WASHINGTON (AFP) — In his first television interview, Federal Reserve chairman Ben Bernanke predicted that America's worst recession in decades will likely end this year before a recovery gathers steam next year.
The "green shoots" of economic revival are already evident, Bernanke told CBS program "60 Minutes" in the interview broadcast late Sunday, which the network said was the first by any sitting Fed chairman in 20 years.
His assessment chimed with a new tone of cautious optimism from President Barack Obama's administration as top economic aides took to the airwaves earlier Sunday.
"It is an economic war. We haven't won yet. We have staged a wonderful battle," Christina Romer, chairwoman of the White House Council of Economic Advisers, said on NBC's "Meet the Press."
Echoed by Lawrence Summers, director of Obama's National Economic Council, Romer said a proposal from Treasury Secretary Timothy Geithner to clean out US banks' bad loans would "come out very soon."
Predicting that no more big banks will fail, Bernanke also called on Washington's squabbling politicians to show the will needed for recovery, arguing the world came "very close" to financial meltdown last September before government intervention.
The US central bank chief, whose decision to sit down last Wednesday for the rare interview underscored the gravity of the crisis, said much depends on fixing the banking system.
"We're working on it. And I do think that we will get it stabilized, and we'll see the recession coming to an end probably this year," Bernanke said.
"We'll see recovery beginning next year. And it will pick up steam over time."
Asked if the United States had escaped a repeat of the 1930s Great Depression, Bernanke said: "I think we've averted that risk."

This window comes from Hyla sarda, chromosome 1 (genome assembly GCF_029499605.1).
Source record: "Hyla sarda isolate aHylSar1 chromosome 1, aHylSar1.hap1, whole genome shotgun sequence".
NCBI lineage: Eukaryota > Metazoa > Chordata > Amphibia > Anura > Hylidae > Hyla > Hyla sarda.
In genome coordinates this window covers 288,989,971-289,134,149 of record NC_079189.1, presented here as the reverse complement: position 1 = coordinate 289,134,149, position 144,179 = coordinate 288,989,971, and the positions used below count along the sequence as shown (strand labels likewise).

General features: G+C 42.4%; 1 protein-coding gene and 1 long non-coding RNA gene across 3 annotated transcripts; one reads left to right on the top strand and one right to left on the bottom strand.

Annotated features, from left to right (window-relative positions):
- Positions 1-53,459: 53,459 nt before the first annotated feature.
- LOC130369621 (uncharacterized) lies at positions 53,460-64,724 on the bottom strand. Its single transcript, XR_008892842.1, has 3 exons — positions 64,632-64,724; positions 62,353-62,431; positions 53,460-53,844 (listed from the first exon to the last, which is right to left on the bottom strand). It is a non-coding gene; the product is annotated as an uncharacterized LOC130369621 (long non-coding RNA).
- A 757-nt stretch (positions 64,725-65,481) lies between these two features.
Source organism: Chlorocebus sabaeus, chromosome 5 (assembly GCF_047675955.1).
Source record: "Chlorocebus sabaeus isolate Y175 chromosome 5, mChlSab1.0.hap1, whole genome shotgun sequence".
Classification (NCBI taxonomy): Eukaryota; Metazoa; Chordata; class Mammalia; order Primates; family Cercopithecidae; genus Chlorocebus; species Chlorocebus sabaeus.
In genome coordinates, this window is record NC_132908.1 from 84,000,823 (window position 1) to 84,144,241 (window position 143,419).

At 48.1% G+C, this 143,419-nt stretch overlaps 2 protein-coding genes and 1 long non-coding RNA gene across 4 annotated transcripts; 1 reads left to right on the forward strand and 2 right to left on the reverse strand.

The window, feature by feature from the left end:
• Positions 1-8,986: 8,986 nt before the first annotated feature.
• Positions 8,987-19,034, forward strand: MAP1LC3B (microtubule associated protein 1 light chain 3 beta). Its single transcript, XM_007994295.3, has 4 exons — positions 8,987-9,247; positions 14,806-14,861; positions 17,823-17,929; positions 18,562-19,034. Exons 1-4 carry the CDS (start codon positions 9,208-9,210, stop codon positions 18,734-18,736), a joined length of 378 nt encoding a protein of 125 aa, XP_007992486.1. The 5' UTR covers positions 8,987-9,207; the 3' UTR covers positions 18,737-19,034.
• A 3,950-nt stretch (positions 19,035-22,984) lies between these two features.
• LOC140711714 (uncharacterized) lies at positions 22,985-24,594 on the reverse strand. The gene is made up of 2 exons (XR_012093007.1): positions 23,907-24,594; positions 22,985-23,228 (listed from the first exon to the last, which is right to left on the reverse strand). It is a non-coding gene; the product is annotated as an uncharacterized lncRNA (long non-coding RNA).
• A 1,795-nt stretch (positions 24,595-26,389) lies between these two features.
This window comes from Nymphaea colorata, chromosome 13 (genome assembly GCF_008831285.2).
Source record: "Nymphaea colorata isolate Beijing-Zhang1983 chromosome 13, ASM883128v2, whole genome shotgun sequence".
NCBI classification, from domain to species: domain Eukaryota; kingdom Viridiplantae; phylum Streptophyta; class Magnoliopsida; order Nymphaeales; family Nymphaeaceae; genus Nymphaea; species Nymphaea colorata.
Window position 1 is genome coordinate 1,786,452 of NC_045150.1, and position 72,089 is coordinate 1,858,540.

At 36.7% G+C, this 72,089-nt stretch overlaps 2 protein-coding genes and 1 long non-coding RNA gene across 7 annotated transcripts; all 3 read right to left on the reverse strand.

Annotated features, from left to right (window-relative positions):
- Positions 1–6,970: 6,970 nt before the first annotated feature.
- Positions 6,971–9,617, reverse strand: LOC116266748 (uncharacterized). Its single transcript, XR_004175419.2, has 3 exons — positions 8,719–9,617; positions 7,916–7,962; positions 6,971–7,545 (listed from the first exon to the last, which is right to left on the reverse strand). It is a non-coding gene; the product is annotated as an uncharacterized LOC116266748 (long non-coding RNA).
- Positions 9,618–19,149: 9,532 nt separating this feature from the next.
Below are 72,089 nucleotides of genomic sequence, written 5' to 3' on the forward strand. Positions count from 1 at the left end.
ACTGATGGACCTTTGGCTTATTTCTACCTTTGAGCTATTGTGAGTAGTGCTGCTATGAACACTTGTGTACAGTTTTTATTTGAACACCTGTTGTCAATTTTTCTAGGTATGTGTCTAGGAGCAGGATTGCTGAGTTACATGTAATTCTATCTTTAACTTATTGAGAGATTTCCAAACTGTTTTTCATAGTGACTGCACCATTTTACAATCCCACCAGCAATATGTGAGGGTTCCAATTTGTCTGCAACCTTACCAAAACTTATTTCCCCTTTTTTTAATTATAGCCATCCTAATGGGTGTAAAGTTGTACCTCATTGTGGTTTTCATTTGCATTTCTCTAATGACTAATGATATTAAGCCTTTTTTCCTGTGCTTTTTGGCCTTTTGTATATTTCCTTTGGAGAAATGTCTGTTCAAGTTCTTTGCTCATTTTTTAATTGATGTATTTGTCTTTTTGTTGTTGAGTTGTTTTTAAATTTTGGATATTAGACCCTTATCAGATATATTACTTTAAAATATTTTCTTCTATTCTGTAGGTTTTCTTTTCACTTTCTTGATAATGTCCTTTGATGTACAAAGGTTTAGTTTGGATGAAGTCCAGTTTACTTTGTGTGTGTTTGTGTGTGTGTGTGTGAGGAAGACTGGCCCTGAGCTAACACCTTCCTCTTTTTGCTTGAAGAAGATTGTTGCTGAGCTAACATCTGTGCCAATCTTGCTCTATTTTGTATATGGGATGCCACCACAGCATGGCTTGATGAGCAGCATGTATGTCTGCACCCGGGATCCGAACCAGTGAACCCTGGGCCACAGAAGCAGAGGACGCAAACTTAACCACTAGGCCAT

Last week, the blue-chip Dow Jones share index staged a stunning comeback from 12-year lows on hopes for a recovery by the battered banking sector and tentative signs of stability in some economic reports.
A government fund of 500 billion dollars is stabilizing the mortgage market, and business lending is picking up, Bernanke said.
"And I think as those green shoots begin to appear in different markets, and as some confidence begins to come back, that will begin the positive dynamic that brings our economy back," he said.
Bernanke called for tougher regulatory reform to address systemic risks posed by an institution that becomes too big to fail, blasting the "unconscionable bets" taken by giant insurer American International Group.
"It makes me angry. I slammed the phone more than a few times on discussing AIG," he said, as the bailed-out insurance group was embroiled in a new political row over hefty bonuses planned for some of its top executives.
The government is forcing AIG to hive off subsidiaries and use the profits to pay it back -- a model that Bernanke said would apply also to the major banks that have received taxpayer aid.
The banks are now being subject to a "stress test" by Geithner's Treasury team to ensure they have enough money put aside to ward off new crises, the Fed chairman noted.
"They are not going to fail," he said.
"But what we can do, should it be necessary, is try to wind it down in a safe way," Bernanke added, explaining efforts to augment banks' capital ratios and dispose of toxic assets with government help.
Government bailout money for the banking industry so far worth 700 billion dollars has proven politically toxic, especially given corporate perks and bonuses still being handed out by rescued companies.
But in remarks that could rile Republican critics of Obama's economic plans, Bernanke said "the biggest risk is that we don't have the political will."
"We don't have the commitment to solve this problem, and that we let it just continue. In which case, we can't count on recovery," he said.
CBS interviewer Scott Pelley said that when he approached the Fed for an interview a year ago, Bernanke's representative laughed and said the publicity-shy chairman "never" does interviews.
"Well, it's an extraordinary time," Bernanke told Pelley. "This is a chance for me, I think, to talk to America directly."
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